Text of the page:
Key to the EM mindset is the ability to relay empathy and understanding.  This means that we must address the patient as a person and not the “abdominal pain lady in bed 3.”  By always addressing the patient by name, making sure that social situations are addressed, and speaking to family/friends if they are present you will develop the skill of empathy and development of a quick relationship with patients.

Practice on creating a broad differential

Even on the most routine complaints, try to consider alternatives. If you routinely think of alternative diagnoses when you face that rare patient with a unique presentation you will not overlook the diagnosis because you were too focused on the easy answer.

Recognize your emotional triggers

In emergency medicine you will see horrible things: domestic abuse, child abuse, debilitating injuries, and death.  Each of us deals with them in different ways. Usually when we are really busy, we keep our emotions under control by focusing on the task at hand. However, after the patient is out of extremis or out of the emergency department each of us has to have a way to deal with our emotions. Learn what situations are hard for you.  As a mother of 2 girls, child abuse is an area that I have emotional vulnerability. I have learned to step away a few minutes and focus on the happy memories I have of my children to get me refocused on work.

Learn to receive feedback

In emergency medicine, we expect our patient to ultimately be cared for by someone else. Sometimes our consultants disagree with our diagnosis or plan. Try to remember that this disagreement is not a reflection of you as a person, but is related to an interpretation of data or exam finding. Taking feedback is much easier when considered how it relates to an action not you as an individual.

Practice in chaotic environments

The emergency department is loud and full of distractions. For some focusing in this type of environment is a learned skill. It may be helpful to practice reading in a public place without earphones to mute noise to learn how to focus.  Alternatively hold a conversation in a public area where it is difficult to hear so you can practice focusing on the individual you are speaking to and blocking out all distractions.

Emergency medicine requires a different mindset. We have to be able to work well in a chaotic environment, develop a rapid trusting relationship with patients, and make efficient decisions. This mindset comes easy to some and can be learned by others. It however, is unique and only those who can realize the beauty in its uniqueness will ever be able to develop it.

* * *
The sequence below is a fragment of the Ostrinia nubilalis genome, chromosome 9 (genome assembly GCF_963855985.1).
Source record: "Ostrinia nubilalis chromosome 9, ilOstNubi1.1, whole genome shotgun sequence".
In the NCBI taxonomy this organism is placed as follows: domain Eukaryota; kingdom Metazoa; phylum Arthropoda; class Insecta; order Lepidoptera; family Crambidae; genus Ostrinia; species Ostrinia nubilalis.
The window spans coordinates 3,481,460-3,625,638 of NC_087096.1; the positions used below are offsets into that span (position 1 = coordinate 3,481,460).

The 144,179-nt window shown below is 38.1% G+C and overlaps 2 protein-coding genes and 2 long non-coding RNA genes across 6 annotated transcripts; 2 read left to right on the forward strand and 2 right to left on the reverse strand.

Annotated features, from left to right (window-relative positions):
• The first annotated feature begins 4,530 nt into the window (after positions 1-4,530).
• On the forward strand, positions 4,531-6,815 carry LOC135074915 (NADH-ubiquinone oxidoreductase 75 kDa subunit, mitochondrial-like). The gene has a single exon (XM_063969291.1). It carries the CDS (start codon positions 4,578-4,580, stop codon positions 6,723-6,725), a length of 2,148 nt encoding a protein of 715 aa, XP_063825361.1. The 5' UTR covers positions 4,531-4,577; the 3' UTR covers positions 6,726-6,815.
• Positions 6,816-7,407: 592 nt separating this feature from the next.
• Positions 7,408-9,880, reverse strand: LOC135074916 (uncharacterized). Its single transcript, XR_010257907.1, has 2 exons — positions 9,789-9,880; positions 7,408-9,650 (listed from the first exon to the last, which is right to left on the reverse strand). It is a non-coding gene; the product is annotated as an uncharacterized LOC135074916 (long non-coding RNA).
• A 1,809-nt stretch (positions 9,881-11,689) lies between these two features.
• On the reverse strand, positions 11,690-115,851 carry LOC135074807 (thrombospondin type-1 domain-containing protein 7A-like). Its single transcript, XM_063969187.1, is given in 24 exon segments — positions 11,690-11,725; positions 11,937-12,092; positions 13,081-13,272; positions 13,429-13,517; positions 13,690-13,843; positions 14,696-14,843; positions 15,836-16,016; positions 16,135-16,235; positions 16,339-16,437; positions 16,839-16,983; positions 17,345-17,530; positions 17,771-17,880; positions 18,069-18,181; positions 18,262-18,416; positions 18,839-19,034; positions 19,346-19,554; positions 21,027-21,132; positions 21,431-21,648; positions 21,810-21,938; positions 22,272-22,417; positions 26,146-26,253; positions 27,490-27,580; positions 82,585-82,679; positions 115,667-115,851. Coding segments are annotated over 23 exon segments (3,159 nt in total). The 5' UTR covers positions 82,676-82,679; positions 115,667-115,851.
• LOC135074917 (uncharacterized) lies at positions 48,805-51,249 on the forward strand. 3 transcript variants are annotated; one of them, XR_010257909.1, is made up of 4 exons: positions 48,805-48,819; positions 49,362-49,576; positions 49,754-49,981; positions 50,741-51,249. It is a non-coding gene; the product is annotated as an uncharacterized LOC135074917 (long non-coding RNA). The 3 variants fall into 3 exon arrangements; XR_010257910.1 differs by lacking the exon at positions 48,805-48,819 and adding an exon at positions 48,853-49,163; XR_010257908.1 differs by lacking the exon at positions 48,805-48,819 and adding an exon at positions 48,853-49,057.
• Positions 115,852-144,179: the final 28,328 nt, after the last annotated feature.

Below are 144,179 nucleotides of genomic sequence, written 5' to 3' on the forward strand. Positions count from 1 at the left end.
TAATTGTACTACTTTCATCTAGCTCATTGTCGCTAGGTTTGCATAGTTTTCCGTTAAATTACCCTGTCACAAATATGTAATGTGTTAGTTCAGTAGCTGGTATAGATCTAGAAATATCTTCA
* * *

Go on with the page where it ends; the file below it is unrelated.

EM Mindset: Steve Carroll – Masters of the Undifferentiated Patient

Author: Steve Carroll, DO (Steve@EMBasic.org, @EMBasic) // Editors: Alex Koyfman, MD (@EMHighAK) and Manpreet Singh, MD (@MPrizzleER)

Featured on the LITFL Review #181 – Thanks to Dr. Anand “Swami” Swaminathan (@EMSwami) and the LITFL Review group for the shout out!

During medical school, I was working with a very personable anesthesiologist who was incredibly helpful in helping me accomplish my goal of getting as many intubations as was physically possible during my short 2 week rotation.  I told him upfront that I wanted to go into emergency medicine for which he was slightly disappointed given my enthusiasm for airways.  He told me “I thought about EM but they are the jack of all trades but master of none.  I wanted a specialty where I could really master a skill set.”

This comment stuck with me for a while (and fortunately didn’t dissuade me from pursuing EM) but it took a few years before I could come up with a reply.  My reply is this – first, what’s wrong with being a jack of all trades?  What’s wrong with being the “MacGyver” of medicine, the doctor who is prepared to see any patient at any time?  Second, we are the master of something – we are the masters of the undifferentiated patient.  In no other specialty would you be expected to acutely manage (and possibly resuscitate) anyone who comes to you for care – young or old, surgical or medical, sick or not sick.

As an Emergency Medicine Physician you should be proud of the fact that you can deal with literally anything that comes through the door.  Would an Internal Medicine doctor be expected to see a septic child?  Would a general surgeon be expected to diagnose and initially manage an ectopic pregnancy?  Would you expect a primary care doctor to run a major resuscitation in their office?  The answers to all of these are a firm “NO” but those three scenarios could be the first hour of your shift.

When talking about how to get into the EM mindset, I think of it as a few discrete stages – what you do before you arrive to a shift, what you do on shift, and what you do after a shift.  Some of this will be about building your EM mindset while some of it will be about how to maximize your physical and mental performance.

Before your shift

A commitment to lifelong learning